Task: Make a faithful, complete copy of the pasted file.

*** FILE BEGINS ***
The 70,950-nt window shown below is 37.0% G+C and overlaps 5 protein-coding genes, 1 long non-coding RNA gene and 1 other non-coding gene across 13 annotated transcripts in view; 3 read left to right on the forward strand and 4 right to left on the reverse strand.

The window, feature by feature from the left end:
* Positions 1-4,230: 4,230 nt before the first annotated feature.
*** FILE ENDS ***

The 70,950-nt window shown below is 37.0% G+C and overlaps 5 protein-coding genes, 1 long non-coding RNA gene and 1 other non-coding gene across 13 annotated transcripts in view; 3 read left to right on the forward strand and 4 right to left on the reverse strand.

The window, feature by feature from the left end:
* Positions 1-4,230: 4,230 nt before the first annotated feature.